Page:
There is increasing interest in the use of formal techniques in object-oriented programming languages, e.g., contracts in Eiffel, JML/Java, Spec#/C#, and Spark/Ada. The intent behind the use of these techniques is, amongst other things, to support automated analysis (e.g., theorem proving, model checking, simulation), and improve documentation and reusability. There is also increasing interest in extending languages that support these formal techniques to support the production of concurrent, real-time, and distributed systems. Some of these extensions build on threading libraries; other extensions are more non-standard. For example, one proposal for extending Eiffel is SCOOP (Simple Concurrent Object-Oriented Programming), a novel concurrency mechanism that adds a single keyword, separate, to the language, while supporting asynchronous calls and lazy evaluation. This proposal is fully integrated with the Eiffel language, in terms of its support for Design-by-Contract.
These extensions pose a number of challenging research questions, both theoretical and practical. Practical questions include efficient design and implementation of a concurrency model while allowing extension to real-time and multi-processor distribution. Theoretical questions include how to extend reasoning and analysis frameworks to support concurrency, real-time and distribution. A key goal in attempting to address these questions is to formulate sensible, practical answers to them while maintaining the design principles that are ever-present in the underlying language. Answering these questions will influence the design and evolution of the languages, but will likely also have a wider impact, on the study of concurrency and real-time in middleware and infrastructure, e.g., Enterprise JavaBeans and .NET.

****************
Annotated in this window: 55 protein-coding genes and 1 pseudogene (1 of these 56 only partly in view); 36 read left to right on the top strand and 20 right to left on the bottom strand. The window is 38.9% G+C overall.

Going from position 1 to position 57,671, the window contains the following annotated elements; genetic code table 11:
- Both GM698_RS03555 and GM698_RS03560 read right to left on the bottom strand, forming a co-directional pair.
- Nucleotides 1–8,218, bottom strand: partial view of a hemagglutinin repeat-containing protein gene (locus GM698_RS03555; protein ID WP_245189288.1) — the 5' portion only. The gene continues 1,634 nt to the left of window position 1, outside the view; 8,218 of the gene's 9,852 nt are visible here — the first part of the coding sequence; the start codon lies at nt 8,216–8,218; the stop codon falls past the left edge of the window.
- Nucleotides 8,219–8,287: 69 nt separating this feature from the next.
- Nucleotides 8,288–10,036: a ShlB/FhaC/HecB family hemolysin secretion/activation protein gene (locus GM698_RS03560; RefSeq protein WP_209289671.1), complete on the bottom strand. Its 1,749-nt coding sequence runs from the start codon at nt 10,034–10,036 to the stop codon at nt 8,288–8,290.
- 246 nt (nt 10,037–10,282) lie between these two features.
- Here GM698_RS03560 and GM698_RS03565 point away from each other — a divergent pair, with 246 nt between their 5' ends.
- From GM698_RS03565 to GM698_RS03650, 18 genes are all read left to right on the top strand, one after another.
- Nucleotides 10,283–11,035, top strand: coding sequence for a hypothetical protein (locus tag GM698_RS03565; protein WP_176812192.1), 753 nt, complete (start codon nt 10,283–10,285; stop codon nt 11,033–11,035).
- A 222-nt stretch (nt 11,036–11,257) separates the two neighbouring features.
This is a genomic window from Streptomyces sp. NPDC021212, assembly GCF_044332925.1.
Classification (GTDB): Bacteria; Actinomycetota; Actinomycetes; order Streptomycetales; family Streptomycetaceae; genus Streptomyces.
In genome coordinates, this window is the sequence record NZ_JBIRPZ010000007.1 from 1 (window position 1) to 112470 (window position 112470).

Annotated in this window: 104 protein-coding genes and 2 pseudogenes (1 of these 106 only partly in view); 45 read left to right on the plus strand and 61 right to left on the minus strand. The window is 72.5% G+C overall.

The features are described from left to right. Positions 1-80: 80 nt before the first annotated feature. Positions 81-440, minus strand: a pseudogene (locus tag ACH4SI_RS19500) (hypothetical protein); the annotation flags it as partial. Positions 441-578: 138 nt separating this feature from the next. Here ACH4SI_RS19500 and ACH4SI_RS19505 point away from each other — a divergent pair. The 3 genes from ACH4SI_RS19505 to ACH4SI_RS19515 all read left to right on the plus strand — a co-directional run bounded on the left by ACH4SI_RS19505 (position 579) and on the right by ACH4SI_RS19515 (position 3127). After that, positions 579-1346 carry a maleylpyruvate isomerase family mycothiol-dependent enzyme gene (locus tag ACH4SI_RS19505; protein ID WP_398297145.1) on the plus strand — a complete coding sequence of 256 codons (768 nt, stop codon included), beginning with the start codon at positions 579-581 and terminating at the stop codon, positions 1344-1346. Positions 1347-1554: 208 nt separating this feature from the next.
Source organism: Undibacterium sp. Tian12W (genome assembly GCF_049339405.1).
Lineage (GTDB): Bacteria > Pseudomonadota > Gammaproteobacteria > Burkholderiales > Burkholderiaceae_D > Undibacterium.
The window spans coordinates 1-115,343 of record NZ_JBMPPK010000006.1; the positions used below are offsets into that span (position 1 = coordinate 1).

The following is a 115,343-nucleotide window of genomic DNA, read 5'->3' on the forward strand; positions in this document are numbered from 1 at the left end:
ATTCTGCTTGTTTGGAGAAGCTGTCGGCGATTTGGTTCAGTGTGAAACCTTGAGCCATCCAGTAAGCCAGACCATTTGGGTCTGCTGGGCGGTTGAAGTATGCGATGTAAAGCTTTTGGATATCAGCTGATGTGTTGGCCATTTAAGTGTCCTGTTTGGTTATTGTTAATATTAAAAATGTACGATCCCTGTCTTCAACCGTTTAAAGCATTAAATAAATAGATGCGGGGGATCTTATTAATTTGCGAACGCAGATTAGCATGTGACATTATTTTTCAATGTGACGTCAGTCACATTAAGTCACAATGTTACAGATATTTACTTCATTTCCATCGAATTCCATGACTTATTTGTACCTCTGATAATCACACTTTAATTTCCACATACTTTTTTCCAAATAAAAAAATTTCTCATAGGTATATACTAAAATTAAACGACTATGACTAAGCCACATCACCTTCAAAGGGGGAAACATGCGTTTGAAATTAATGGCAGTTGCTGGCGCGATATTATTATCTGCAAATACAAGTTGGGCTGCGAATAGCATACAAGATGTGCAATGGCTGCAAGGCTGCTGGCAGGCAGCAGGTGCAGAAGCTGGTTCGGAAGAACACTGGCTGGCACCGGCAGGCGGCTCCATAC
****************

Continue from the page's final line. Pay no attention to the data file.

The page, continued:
There have been previous workshops and conferences focusing on formal techniques in object-oriented programming, and also on concurrency in object-oriented programs. This is the first event to focus specifically on concurrency, real-time and distribution extensions for object-oriented languages supporting formal techniques.
To this end, original research contributions are sought in all areas related to extending Eiffel-like languages to concurrent, real-time, and distributed systems development. Topics of interest include, but are not limited to:
- Semantics of models of concurrency in Eiffel-like languages, e.g., formal specifications of SCOOP, threading extensions to Spark.
- Implementations of models of concurrency in Eiffel-like languages, e.g., implementations of SCOOP, active objects implementations in C#. This would also include extensions to analysis tools, e.g., Spec#, for concurrency.
- Designs and implementations of alternative models of concurrency in Eiffel-like languages, e.g., active objects.
- Real-time extensions to Eiffel-like languages, including topics such as duels, timing analysis, and schedulability.
- Distributed extensions to Eiffel-like languages (both library-based and language-based), including handling security, exception handling, and garbage collection.
- Reasoning about concurrent programs in Eiffel-like languages, e.g., proof systems, refinement rules, model checking support.
- Case studies in implementing concurrent systems in Eiffel-like languages.
- Empirical/quantitative comparisons of concurrency models in Eiffel-like languages
- Comparisons of concurrency in Eiffel with other languages, e.g., Java, Ada, C++.